Bill Nye But Not The Science Guy - TribPapers

Bill Nye But Not The Science Guy

Bill Nye, not the science guy. Photo Public Domain.

Fletcher – State historic landmarks dot the roadways across North Carolina. Most people pass the marker containing brief tidbits of information about some famous person or event that happened nearby at the speed limit or a little faster, never reading or caring about what the marker may have said. Even those who do take the time to read the signs only get the briefest of glimpses into the person or event.

Bill Nye’s marker in Fletcher. Photo by Clint Parker

Sometimes the marker is located at a stop sign or stoplight, and people who are not distracted by their cellphones might read the markers while waiting for the light to change.

Such is the case with Edgar W. “Bill Nye’s 20-word info sign located at the corner of Fanning Bridge Road and Hendersonville Hwy in Fletcher. The sign says Nye was a journalist and humorist who died in Arden and was buried at the Calvary Episcopal Churchyard. However, it doesn’t really say why he desired a marker. Let’s look at why.
Born in 1850, way up north in Shirley, Maine, Nye moved with his parents to  St. Croix River in northern Wisconsin in 1852, where he was educated at River Falls. Nye studied law. Later moving to the Wyoming Territory, he joined the bar in Laramie City in 1876.

Nye was a justice of the peace, superintendent of schools, city council member, and postmaster, according to his Wikipedia entry. He contributed amusing illustrations to the Laramie Daily Sentinel under the pseudonym “Bill Nye.” “Bill Nye” was a character in a well-known poem of the time.

According to a 1991 article about Nye found at NCpedia written by James Meehan: “His sketches of western life became widely known and were reprinted as far west as San Francisco and south to Texas.” In 1881, he founded his own paper, the Laramie Boomerang, which he edited for three years. He quickly achieved a national reputation with his humorous articles, and three collections of them were published: Bill Nye and the Boomerang (1881), Forty Liars and Other Lies (1882), and Baled Hay (1884). For health reasons, he was advised to seek another climate. He lived briefly in Greeley, Colo., and Hudson, Wis., before going east to accept a position on the New York World in 1886.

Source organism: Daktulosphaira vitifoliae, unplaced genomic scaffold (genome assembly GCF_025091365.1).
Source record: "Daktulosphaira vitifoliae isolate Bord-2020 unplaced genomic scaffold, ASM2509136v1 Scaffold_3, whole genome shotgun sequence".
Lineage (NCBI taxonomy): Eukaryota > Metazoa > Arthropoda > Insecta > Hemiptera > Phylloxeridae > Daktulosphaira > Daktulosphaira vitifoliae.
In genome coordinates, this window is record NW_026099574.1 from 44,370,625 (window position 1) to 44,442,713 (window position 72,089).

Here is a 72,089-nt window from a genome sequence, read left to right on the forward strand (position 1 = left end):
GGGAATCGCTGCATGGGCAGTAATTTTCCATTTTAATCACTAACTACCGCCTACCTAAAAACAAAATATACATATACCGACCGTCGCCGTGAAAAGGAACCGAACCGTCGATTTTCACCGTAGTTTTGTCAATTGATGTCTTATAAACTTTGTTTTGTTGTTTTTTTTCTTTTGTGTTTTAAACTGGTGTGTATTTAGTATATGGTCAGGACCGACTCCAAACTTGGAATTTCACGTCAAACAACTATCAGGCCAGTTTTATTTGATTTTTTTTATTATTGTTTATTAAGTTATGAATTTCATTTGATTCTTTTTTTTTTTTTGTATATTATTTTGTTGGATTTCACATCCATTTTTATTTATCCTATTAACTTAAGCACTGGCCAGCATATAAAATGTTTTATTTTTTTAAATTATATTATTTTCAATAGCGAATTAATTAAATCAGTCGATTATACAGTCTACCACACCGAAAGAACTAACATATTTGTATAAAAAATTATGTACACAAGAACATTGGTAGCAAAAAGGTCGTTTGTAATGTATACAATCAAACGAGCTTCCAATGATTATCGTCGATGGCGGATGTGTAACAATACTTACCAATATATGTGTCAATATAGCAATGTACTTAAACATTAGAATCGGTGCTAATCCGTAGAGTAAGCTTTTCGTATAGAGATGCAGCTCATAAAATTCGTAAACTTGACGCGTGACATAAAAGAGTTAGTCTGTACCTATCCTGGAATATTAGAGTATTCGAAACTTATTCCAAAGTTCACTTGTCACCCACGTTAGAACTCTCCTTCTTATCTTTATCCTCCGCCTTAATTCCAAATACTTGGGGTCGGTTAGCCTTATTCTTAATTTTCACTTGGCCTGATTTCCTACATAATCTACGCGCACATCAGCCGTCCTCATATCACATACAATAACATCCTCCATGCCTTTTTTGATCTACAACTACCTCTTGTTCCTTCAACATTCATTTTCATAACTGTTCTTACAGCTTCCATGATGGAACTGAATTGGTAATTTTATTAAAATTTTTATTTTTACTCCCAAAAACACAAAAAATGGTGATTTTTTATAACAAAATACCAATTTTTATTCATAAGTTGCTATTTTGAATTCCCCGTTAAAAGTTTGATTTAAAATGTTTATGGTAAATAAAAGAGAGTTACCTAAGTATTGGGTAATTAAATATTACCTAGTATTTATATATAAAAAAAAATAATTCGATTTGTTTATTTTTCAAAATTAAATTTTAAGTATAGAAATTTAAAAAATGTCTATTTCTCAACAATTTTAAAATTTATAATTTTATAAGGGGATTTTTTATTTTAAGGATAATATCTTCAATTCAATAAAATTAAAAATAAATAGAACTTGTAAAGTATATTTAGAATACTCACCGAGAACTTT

Over the next decade, Nye became one of the leading humorists. “His columns were syndicated nationally, he contributed to the leading magazines, and his work even became well known abroad.” During this period and for the rest of his life, he was a popular lecturer across the nation, at first alone and then in the company of poet James Whitcomb Riley. “Nye and Riley were one of the most popular lecture teams of that time; Riley’s sentiment and pathos contrasted well with Nye’s wit and satire,” wrote Meehan.

He visited the Asheville area for the first time in 1886 and was impressed with the scenery and climate, writing: “You will find enough climate in twenty minutes to last a week.” A truth area residents can still testify to this very day. “The two chief products of Western North Carolina are smoking tobacco and climate. If you do not like the climate, you can help yourself to the smoking tobacco,” Nye is said to have stated.

Meehan’s article also includes Nye’s discovery of white lightning. “In a mountain hollow he came upon what ‘seemed to be a kind of laboratory, for I could see here and there the earmarks of the chemist.’ The article states, “A shaggy mountaineer appeared and ‘showed me a new beverage that he had been engaged in perfecting… I took some of it to show that I confided in him…The fluid must have been alcoholic in its nature, for when I regained consciousness, I was extremely elsewhere . . . I hardly knew how I got home, but I finally did get there, accompanied by a strong leaning toward Prohibition.'”

In 1891, he permanently relocated to Arden. “He was in poor health due to attacks of meningitis, yet he continued to write and give lectures. The citizens of Asheville welcomed their famous new resident with a gala banquet on December 29, 1891. He and Zebulon B. Vance were the featured speakers, and the audience, according to newspaper reports, “wept with laughter,” the article stated.

In 1896, Nye succumbed to his meningitis and was laid to rest in the Calvary Episcopal Church, Fletcher, NC, where he was a member.